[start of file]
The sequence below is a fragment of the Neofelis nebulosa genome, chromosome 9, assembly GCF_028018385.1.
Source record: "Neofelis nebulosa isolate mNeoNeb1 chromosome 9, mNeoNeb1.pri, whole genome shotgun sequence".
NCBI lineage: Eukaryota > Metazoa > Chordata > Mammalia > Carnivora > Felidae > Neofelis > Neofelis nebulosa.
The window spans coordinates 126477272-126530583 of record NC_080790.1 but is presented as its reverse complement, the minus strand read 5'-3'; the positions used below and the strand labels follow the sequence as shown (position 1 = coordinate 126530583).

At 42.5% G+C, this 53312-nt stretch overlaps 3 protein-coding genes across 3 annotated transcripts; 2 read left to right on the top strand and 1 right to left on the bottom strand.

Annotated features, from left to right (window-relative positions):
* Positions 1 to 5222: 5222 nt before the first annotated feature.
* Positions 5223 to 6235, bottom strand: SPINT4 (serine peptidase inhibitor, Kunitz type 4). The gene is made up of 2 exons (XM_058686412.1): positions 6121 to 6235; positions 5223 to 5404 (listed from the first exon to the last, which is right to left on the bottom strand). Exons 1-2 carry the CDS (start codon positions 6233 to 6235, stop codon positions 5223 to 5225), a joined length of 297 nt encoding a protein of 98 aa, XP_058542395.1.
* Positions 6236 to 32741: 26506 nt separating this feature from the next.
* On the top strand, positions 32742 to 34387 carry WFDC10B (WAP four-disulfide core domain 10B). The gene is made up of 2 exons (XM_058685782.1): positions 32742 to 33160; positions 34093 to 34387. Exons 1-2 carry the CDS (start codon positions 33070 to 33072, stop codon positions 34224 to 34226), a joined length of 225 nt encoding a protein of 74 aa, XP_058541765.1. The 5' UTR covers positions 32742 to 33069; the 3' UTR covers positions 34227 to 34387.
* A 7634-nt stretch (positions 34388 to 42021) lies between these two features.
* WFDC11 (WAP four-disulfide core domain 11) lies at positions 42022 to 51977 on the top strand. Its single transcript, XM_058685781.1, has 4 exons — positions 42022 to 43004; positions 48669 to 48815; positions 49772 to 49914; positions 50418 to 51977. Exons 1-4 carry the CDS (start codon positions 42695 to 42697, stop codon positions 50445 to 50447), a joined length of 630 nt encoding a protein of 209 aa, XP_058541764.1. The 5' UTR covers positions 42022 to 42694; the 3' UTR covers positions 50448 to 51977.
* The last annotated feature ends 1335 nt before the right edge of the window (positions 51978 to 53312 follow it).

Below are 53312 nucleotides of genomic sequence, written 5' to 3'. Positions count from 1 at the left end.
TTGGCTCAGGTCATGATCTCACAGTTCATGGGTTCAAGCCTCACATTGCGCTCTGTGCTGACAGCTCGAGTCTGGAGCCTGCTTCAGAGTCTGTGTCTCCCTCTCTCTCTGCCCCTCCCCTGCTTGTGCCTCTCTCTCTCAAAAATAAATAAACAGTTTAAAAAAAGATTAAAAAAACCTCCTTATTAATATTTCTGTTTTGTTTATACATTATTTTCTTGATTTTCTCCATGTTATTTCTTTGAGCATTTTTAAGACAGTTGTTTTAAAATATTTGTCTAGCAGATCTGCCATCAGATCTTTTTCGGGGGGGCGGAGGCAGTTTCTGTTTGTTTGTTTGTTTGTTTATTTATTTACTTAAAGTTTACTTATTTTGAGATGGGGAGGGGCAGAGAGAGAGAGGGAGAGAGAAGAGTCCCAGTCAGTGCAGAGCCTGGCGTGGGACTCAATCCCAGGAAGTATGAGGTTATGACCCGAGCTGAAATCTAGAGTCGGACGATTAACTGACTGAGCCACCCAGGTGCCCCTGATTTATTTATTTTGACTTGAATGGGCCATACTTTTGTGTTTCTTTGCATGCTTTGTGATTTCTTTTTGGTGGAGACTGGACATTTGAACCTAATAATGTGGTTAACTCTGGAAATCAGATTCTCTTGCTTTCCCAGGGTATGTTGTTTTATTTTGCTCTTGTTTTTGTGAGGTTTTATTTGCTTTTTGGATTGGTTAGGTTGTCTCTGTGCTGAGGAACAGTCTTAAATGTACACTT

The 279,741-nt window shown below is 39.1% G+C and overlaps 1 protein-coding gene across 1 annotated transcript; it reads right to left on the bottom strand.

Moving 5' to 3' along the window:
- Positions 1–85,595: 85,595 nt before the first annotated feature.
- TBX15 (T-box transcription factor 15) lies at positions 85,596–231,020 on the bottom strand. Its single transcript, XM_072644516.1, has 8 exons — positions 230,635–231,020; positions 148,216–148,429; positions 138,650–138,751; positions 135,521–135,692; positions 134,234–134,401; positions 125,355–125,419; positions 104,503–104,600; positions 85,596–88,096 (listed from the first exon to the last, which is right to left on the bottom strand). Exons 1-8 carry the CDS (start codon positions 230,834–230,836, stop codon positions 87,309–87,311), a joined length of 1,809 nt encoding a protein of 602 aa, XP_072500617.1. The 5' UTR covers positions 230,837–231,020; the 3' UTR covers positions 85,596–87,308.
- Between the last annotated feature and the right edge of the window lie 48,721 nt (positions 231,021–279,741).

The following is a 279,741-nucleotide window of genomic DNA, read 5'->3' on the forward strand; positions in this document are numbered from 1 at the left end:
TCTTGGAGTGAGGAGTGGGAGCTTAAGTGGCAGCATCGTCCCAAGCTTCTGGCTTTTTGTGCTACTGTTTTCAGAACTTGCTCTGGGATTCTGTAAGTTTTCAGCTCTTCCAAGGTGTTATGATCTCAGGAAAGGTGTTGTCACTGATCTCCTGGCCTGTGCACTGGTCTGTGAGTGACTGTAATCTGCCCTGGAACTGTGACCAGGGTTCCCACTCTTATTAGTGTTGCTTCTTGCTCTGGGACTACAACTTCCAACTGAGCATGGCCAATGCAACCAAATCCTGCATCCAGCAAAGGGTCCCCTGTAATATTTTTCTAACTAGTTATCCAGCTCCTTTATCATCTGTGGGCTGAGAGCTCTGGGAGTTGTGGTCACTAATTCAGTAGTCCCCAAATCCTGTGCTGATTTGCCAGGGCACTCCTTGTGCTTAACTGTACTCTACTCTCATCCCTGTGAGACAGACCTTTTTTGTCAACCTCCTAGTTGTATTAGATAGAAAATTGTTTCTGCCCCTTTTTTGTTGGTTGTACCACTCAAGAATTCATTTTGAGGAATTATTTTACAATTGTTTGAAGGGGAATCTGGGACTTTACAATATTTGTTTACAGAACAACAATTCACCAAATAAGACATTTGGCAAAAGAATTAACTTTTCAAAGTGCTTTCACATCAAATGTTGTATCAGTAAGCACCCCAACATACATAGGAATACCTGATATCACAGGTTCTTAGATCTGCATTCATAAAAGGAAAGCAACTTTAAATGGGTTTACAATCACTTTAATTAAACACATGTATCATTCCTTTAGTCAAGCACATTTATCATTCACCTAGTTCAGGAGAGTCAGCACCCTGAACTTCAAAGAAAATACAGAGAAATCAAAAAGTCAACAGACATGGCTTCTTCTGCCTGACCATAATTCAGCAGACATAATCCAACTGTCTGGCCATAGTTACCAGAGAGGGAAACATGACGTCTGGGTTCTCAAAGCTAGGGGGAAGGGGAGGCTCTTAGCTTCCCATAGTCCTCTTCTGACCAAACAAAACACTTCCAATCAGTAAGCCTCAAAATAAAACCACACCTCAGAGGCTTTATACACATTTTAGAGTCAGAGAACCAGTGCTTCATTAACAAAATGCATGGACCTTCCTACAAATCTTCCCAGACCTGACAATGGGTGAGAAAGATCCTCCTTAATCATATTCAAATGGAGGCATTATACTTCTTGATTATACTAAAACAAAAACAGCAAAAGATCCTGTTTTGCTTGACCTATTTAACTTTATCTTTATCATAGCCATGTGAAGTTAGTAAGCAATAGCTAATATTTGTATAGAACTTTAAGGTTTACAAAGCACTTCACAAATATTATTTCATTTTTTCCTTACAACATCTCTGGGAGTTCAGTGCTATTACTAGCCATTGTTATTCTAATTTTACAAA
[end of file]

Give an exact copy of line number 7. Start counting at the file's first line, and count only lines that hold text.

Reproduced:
* Positions 1 to 5222: 5222 nt before the first annotated feature.